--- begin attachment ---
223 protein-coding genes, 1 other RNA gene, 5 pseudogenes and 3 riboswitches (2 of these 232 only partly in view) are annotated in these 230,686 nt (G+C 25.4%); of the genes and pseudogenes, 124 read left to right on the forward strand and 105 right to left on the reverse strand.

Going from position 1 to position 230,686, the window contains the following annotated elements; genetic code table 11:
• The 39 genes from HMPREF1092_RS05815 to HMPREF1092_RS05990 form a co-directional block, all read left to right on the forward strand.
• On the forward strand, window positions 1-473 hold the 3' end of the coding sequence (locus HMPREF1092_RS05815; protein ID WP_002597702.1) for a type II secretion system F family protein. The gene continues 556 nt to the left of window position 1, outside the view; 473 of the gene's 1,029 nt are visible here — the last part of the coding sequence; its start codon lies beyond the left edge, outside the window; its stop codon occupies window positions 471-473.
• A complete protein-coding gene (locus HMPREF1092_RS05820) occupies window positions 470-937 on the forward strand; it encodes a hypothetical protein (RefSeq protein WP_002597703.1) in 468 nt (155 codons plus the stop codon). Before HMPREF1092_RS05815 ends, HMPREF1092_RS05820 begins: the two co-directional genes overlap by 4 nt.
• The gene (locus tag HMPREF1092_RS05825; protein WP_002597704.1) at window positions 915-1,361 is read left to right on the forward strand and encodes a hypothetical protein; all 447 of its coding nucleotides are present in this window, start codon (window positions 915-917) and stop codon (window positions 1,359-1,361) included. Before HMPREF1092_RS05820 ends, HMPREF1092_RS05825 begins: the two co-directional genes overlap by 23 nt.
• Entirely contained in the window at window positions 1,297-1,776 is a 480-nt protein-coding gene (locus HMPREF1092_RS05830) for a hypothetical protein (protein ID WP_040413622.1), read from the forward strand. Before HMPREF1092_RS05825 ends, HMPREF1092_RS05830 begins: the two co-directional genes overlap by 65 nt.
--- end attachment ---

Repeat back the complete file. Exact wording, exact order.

223 protein-coding genes, 1 other RNA gene, 5 pseudogenes and 3 riboswitches (2 of these 232 only partly in view) are annotated in these 230,686 nt (G+C 25.4%); of the genes and pseudogenes, 124 read left to right on the forward strand and 105 right to left on the reverse strand.

Going from position 1 to position 230,686, the window contains the following annotated elements; genetic code table 11:
• The 39 genes from HMPREF1092_RS05815 to HMPREF1092_RS05990 form a co-directional block, all read left to right on the forward strand.
• On the forward strand, window positions 1-473 hold the 3' end of the coding sequence (locus HMPREF1092_RS05815; protein ID WP_002597702.1) for a type II secretion system F family protein. The gene continues 556 nt to the left of window position 1, outside the view; 473 of the gene's 1,029 nt are visible here — the last part of the coding sequence; its start codon lies beyond the left edge, outside the window; its stop codon occupies window positions 471-473.
• A complete protein-coding gene (locus HMPREF1092_RS05820) occupies window positions 470-937 on the forward strand; it encodes a hypothetical protein (RefSeq protein WP_002597703.1) in 468 nt (155 codons plus the stop codon). Before HMPREF1092_RS05815 ends, HMPREF1092_RS05820 begins: the two co-directional genes overlap by 4 nt.
• The gene (locus tag HMPREF1092_RS05825; protein WP_002597704.1) at window positions 915-1,361 is read left to right on the forward strand and encodes a hypothetical protein; all 447 of its coding nucleotides are present in this window, start codon (window positions 915-917) and stop codon (window positions 1,359-1,361) included. Before HMPREF1092_RS05820 ends, HMPREF1092_RS05825 begins: the two co-directional genes overlap by 23 nt.
• Entirely contained in the window at window positions 1,297-1,776 is a 480-nt protein-coding gene (locus HMPREF1092_RS05830) for a hypothetical protein (protein ID WP_040413622.1), read from the forward strand. Before HMPREF1092_RS05825 ends, HMPREF1092_RS05830 begins: the two co-directional genes overlap by 65 nt.